In an ideal world, while no Texas Player of the Year wants to go somewhere and bide his time, UCLA would be able to redshirt Griffin in order to create an extra year of separation with Thompson-Robinson. That, though leaves Burton as the lone back-up. Maybe he can continue to grow into the role, but you have to believe that head coach Chip Kelly would prefer to pluck a game experienced grad transfer out of the NCAA transfer portal soon.

Offensive Line

Here is where the quarterback future intertwines with the trenches. Moving Boss Tagaloa from defensive line to center last year was the best personnel move of the short Chip Kelly era thus far. It gave the line strength and stability. The growth and development in the offensive line this Spring mirrors what we wrote about the maturation of Thompson-Robinson.

Losing Andre James early to the NFL is not going to negatively impact the quality of the line. Christaphany Murray, Michael Alves, Jake Burton, and Alec Anderson will join Tagaloa as the front five. In Spring they have been blowing holes open for the running game and giving Thompson-Robinson mostly ample time to throw. Running back Joshua Kelley thrived behind four of these five last season with 1,243 rushing yards. Watching the front perform throughout the Spring leads one to believe there is no reason there cannot be a repeat performance, as long as they stay healthy. And therein lies the rub.

The second team offensive line is very much a work in progress. The group led by Jon Gaines, Baraka Beckett, and Sam Mazzaro is not getting the push needed to sustain a viable running attack. Mazzaro saw some playing time last year, but as a unit, they are a significant distance behind the starters. As individuals, the ability to fill-in for injured players is dubious as Spring closes. Sean Rhyan, the four-star recruit from San Juan Hills, was the prize “get” in this year’s class. His value may be more than anyone realized at the time. Injuries to any of the starting five could create a pressing need for Rhyan to be ready sooner rather than later.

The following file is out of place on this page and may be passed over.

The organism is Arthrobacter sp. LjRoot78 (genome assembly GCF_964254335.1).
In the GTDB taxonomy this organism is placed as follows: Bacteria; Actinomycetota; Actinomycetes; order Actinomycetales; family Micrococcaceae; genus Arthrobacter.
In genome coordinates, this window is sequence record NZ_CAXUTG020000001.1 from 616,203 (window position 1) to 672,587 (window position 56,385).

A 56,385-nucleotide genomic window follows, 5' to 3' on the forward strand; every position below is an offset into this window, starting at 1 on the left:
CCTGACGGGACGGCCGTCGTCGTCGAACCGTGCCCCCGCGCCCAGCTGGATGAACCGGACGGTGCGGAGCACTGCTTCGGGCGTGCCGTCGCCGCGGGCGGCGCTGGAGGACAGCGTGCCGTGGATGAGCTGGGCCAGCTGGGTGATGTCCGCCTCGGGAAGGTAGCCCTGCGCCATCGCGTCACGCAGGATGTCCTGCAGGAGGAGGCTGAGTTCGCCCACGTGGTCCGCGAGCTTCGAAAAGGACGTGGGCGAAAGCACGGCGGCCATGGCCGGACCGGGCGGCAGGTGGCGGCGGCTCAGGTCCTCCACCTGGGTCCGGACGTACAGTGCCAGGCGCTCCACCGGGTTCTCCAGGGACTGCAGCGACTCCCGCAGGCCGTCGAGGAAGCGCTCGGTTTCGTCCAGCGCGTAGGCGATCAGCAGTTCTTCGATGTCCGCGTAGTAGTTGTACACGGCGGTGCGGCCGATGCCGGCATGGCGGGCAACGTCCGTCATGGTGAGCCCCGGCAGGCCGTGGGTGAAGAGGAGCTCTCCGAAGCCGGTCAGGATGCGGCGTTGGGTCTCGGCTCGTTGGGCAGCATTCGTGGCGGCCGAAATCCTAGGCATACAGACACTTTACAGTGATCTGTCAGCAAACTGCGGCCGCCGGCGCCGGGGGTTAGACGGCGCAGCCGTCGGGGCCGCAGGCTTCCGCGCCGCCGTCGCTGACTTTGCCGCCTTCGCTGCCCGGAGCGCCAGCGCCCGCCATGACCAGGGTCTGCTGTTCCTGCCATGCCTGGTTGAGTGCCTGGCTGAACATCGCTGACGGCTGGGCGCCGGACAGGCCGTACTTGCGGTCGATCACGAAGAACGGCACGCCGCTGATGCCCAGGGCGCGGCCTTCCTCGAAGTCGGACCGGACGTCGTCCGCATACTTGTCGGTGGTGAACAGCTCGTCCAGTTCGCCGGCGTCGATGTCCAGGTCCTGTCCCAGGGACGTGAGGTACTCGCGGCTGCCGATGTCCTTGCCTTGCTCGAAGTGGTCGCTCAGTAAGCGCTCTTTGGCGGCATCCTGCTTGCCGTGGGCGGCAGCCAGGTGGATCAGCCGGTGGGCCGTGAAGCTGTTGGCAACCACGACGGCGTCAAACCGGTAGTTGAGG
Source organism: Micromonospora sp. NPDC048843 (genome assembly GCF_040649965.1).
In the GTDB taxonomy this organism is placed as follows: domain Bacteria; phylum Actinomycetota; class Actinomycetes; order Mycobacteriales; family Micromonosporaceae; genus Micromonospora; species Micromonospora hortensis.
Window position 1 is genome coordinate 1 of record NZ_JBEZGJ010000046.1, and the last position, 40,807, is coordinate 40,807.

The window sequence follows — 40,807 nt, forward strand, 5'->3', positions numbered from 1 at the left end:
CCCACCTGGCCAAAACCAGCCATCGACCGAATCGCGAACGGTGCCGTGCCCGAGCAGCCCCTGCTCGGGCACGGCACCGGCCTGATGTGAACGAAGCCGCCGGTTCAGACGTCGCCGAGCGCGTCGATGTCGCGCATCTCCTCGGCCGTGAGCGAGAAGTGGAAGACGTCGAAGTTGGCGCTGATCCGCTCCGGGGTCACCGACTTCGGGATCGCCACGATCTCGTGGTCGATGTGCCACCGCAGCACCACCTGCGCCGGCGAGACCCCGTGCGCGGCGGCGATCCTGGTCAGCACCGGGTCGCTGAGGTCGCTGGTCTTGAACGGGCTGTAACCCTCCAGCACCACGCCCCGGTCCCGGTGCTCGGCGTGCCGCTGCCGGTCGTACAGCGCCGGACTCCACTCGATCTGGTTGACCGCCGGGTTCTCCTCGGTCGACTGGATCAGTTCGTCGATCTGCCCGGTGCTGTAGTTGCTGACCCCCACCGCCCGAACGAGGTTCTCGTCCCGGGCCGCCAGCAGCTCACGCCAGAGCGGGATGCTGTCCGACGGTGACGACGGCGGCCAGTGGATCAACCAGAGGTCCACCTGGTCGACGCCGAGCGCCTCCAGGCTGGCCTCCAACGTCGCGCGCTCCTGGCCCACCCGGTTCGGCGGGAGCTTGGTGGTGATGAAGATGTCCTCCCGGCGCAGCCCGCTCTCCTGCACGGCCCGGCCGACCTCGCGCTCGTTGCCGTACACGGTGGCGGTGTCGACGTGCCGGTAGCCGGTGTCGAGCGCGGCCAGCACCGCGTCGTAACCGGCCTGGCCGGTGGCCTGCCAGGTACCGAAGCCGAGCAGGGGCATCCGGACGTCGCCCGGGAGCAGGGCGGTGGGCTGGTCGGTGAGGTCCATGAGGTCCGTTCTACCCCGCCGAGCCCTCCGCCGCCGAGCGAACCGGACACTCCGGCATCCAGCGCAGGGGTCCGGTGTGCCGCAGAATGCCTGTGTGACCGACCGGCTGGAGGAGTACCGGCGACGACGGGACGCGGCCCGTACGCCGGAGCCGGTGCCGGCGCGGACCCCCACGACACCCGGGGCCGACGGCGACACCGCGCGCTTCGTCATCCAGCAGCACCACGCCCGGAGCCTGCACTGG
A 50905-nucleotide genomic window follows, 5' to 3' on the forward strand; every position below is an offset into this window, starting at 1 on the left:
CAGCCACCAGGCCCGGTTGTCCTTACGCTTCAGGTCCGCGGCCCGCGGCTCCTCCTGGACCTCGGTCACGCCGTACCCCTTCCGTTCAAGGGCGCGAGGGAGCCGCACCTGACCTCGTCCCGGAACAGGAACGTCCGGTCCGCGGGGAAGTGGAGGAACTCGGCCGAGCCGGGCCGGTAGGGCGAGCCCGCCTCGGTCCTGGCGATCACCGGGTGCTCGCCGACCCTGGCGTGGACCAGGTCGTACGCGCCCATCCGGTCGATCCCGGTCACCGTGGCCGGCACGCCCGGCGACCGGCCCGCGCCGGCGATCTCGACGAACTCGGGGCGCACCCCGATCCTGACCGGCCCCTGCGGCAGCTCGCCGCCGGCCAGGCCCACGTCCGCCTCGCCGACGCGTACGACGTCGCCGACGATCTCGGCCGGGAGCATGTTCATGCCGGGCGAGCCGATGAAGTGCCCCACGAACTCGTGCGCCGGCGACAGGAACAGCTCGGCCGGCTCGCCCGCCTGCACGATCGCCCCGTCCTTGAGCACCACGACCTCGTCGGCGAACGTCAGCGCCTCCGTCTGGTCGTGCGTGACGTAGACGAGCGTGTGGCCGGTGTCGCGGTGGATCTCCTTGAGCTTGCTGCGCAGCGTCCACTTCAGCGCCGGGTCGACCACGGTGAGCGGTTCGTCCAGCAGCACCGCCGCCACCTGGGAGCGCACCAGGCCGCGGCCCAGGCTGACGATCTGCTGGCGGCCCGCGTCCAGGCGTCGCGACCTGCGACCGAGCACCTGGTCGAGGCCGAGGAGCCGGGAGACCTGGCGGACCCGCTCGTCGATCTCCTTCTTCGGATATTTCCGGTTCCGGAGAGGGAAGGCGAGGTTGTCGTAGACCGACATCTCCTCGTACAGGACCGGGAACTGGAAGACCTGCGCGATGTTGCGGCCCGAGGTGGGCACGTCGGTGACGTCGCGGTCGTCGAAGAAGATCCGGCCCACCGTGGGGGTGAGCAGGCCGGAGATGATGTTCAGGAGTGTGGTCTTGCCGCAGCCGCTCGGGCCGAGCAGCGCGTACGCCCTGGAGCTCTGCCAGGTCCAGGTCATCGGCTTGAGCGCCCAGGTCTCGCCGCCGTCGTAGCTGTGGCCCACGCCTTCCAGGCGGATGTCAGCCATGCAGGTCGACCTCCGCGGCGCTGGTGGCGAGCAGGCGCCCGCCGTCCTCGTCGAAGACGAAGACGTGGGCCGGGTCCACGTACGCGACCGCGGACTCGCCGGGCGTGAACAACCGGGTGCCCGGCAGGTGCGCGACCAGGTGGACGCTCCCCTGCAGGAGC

Plugging in an offensive lineman who has never played in a college game is not as difficult as putting in a newbie at quarterback, but it’s not far off. Ryhan’s progress, and that of fellow incoming freshman Duke Clemens, is going to be watched with ultra-keen eyes. No one remembers the last time UCLA got through a season without an offensive line injury. A developed Clemens, or Rhyan, could be needed to jump to the head of the pecking order in the event of an injury to a starter.